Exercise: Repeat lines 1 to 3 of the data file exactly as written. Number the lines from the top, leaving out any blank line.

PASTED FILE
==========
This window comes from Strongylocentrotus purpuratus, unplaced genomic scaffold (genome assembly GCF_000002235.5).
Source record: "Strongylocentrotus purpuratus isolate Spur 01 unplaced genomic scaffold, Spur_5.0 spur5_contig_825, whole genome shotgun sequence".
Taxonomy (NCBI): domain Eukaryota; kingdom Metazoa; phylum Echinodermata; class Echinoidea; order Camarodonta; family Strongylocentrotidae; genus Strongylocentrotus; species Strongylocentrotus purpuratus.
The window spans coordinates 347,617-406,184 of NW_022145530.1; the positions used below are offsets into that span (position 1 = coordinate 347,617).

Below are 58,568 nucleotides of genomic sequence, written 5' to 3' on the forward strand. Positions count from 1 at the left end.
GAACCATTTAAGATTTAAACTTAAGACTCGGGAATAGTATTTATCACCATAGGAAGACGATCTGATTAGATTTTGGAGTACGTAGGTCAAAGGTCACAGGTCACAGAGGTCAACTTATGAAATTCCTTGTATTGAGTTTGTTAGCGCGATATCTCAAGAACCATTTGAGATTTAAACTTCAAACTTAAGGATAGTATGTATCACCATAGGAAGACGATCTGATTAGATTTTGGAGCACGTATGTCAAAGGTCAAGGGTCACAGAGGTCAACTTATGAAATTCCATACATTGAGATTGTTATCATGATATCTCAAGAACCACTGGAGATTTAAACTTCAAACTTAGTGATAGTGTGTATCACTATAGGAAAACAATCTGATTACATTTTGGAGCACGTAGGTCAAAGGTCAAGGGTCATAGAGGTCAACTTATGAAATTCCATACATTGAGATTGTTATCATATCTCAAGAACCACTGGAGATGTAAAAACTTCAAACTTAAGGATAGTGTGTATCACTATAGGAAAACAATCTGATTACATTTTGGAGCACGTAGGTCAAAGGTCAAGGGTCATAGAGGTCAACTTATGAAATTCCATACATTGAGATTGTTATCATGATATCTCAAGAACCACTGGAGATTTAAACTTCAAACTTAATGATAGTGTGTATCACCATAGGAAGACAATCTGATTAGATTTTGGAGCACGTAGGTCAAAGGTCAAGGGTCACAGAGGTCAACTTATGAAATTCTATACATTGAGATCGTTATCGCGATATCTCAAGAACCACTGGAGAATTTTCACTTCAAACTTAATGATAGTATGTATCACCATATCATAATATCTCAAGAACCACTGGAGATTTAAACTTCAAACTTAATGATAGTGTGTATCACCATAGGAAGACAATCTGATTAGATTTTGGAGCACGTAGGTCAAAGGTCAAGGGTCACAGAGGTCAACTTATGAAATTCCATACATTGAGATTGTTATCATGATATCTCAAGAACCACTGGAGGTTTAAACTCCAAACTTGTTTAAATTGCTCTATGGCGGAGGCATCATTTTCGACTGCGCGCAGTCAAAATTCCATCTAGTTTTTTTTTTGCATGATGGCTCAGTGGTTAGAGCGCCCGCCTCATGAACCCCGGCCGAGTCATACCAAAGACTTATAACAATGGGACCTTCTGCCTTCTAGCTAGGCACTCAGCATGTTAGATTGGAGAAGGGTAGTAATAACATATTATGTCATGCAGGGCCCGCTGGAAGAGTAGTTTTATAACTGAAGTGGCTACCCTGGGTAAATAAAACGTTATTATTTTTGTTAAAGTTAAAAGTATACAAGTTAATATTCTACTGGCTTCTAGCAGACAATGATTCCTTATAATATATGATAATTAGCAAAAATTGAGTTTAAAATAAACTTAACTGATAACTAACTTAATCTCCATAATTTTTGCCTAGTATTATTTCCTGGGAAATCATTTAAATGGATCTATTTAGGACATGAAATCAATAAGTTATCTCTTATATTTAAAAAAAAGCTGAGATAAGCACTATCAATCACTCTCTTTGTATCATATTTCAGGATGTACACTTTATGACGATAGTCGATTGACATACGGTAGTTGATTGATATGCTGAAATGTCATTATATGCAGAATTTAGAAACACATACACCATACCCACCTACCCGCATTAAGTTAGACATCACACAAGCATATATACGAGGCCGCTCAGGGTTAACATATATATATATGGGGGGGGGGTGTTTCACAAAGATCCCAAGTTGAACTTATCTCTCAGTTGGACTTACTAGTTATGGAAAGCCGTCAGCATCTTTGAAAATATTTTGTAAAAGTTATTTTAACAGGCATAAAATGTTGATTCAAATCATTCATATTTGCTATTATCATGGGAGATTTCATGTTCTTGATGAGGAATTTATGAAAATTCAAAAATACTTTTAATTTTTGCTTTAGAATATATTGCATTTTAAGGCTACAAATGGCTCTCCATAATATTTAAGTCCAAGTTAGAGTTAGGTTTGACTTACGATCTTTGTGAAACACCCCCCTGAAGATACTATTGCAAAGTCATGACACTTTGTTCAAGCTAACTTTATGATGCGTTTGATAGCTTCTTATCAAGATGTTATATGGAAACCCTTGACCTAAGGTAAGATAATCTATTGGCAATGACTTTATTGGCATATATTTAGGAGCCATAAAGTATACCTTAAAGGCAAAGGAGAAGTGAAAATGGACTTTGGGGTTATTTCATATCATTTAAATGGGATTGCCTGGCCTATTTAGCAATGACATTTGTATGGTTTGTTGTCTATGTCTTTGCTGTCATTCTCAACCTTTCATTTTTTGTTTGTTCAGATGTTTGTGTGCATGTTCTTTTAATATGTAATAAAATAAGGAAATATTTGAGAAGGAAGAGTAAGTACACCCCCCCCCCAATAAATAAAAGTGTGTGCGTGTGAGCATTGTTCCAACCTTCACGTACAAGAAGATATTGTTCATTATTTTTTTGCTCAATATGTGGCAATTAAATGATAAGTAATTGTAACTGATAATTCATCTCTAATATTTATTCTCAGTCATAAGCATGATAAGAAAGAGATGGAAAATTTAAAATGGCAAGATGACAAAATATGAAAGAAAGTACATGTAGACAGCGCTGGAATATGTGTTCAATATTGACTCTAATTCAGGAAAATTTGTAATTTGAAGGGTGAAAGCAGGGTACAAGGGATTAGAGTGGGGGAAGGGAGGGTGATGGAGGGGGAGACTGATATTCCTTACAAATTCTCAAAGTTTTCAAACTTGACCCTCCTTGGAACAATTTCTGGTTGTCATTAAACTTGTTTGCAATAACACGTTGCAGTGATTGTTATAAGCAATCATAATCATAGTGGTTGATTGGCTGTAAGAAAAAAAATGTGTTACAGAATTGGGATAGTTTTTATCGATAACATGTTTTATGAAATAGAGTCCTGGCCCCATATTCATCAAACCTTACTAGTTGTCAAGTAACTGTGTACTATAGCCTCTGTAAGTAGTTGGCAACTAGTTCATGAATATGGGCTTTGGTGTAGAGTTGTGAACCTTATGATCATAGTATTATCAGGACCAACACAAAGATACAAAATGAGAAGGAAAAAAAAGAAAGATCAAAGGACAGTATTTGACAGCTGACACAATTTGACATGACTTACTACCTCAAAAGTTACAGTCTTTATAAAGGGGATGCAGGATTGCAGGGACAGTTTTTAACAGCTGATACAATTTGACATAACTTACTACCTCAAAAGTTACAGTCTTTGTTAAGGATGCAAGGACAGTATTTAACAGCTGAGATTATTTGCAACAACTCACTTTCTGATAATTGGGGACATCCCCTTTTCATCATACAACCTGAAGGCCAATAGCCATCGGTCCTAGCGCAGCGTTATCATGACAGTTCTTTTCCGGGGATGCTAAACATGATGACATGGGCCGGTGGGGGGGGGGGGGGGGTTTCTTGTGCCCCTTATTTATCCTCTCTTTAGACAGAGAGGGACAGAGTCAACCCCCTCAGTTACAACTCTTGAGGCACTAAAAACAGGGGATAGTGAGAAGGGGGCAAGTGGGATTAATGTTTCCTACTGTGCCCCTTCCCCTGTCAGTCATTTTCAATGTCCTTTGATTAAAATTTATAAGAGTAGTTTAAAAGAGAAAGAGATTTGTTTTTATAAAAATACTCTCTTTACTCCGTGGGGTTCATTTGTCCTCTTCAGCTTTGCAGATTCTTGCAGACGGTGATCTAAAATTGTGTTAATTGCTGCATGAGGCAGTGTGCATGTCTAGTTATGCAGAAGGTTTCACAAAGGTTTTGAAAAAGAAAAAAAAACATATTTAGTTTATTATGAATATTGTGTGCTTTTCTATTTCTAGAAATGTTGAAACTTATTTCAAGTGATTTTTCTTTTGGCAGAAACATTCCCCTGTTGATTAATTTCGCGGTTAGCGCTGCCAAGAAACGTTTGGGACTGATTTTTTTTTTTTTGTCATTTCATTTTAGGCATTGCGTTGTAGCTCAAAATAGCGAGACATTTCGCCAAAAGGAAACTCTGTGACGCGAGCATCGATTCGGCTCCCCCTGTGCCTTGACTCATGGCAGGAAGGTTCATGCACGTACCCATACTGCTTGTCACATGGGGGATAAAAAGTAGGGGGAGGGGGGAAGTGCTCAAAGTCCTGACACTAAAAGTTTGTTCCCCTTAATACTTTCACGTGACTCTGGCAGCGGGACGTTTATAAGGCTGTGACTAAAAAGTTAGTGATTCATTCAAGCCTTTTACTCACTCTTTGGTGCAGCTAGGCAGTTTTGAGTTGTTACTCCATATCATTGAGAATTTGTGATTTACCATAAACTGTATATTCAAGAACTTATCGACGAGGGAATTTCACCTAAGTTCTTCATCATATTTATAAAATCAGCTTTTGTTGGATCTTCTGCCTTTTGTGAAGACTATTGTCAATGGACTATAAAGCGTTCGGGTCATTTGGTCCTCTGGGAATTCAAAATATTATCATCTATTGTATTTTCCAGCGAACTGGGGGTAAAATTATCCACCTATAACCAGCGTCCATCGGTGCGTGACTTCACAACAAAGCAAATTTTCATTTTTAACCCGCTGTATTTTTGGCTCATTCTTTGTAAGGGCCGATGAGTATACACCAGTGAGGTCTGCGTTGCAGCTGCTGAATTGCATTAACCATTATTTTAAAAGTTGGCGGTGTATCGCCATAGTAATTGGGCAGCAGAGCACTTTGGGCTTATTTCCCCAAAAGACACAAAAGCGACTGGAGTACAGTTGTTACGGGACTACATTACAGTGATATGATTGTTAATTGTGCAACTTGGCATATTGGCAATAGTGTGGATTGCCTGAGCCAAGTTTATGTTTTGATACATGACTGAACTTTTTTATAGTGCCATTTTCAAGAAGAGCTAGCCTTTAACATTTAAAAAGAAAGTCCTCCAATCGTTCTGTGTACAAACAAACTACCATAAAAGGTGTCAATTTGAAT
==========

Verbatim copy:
This window comes from Strongylocentrotus purpuratus, unplaced genomic scaffold (genome assembly GCF_000002235.5).
Source record: "Strongylocentrotus purpuratus isolate Spur 01 unplaced genomic scaffold, Spur_5.0 spur5_contig_825, whole genome shotgun sequence".
Taxonomy (NCBI): domain Eukaryota; kingdom Metazoa; phylum Echinodermata; class Echinoidea; order Camarodonta; family Strongylocentrotidae; genus Strongylocentrotus; species Strongylocentrotus purpuratus.